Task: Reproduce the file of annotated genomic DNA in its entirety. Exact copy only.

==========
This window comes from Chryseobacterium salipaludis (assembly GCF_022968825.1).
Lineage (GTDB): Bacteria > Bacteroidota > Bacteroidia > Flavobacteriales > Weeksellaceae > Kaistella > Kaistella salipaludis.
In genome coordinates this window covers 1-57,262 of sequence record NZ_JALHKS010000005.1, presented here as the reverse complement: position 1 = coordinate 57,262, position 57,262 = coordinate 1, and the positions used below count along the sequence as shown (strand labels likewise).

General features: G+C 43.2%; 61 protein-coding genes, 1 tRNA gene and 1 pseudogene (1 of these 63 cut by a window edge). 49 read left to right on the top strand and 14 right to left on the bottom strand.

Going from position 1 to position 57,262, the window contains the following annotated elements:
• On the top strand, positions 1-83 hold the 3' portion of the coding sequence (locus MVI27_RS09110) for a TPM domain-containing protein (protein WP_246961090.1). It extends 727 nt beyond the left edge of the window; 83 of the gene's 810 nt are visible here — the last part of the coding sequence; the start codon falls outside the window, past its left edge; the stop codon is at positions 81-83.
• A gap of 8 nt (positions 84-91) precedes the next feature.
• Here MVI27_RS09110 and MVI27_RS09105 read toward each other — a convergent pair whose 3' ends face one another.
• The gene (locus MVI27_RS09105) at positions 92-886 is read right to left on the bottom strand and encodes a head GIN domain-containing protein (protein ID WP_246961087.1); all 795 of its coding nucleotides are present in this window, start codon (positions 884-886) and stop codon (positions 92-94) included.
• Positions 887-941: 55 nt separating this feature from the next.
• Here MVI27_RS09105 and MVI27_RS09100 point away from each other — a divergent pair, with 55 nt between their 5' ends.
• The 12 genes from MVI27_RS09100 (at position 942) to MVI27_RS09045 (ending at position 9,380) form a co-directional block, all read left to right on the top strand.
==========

This window comes from Chryseobacterium salipaludis (assembly GCF_022968825.1).
Lineage (GTDB): Bacteria > Bacteroidota > Bacteroidia > Flavobacteriales > Weeksellaceae > Kaistella > Kaistella salipaludis.
In genome coordinates this window covers 1-57,262 of sequence record NZ_JALHKS010000005.1, presented here as the reverse complement: position 1 = coordinate 57,262, position 57,262 = coordinate 1, and the positions used below count along the sequence as shown (strand labels likewise).

General features: G+C 43.2%; 61 protein-coding genes, 1 tRNA gene and 1 pseudogene (1 of these 63 cut by a window edge). 49 read left to right on the top strand and 14 right to left on the bottom strand.

Going from position 1 to position 57,262, the window contains the following annotated elements:
• On the top strand, positions 1-83 hold the 3' portion of the coding sequence (locus MVI27_RS09110) for a TPM domain-containing protein (protein WP_246961090.1). It extends 727 nt beyond the left edge of the window; 83 of the gene's 810 nt are visible here — the last part of the coding sequence; the start codon falls outside the window, past its left edge; the stop codon is at positions 81-83.
• A gap of 8 nt (positions 84-91) precedes the next feature.
• Here MVI27_RS09110 and MVI27_RS09105 read toward each other — a convergent pair whose 3' ends face one another.
• The gene (locus MVI27_RS09105) at positions 92-886 is read right to left on the bottom strand and encodes a head GIN domain-containing protein (protein ID WP_246961087.1); all 795 of its coding nucleotides are present in this window, start codon (positions 884-886) and stop codon (positions 92-94) included.
• Positions 887-941: 55 nt separating this feature from the next.
• Here MVI27_RS09105 and MVI27_RS09100 point away from each other — a divergent pair, with 55 nt between their 5' ends.
• The 12 genes from MVI27_RS09100 (at position 942) to MVI27_RS09045 (ending at position 9,380) form a co-directional block, all read left to right on the top strand.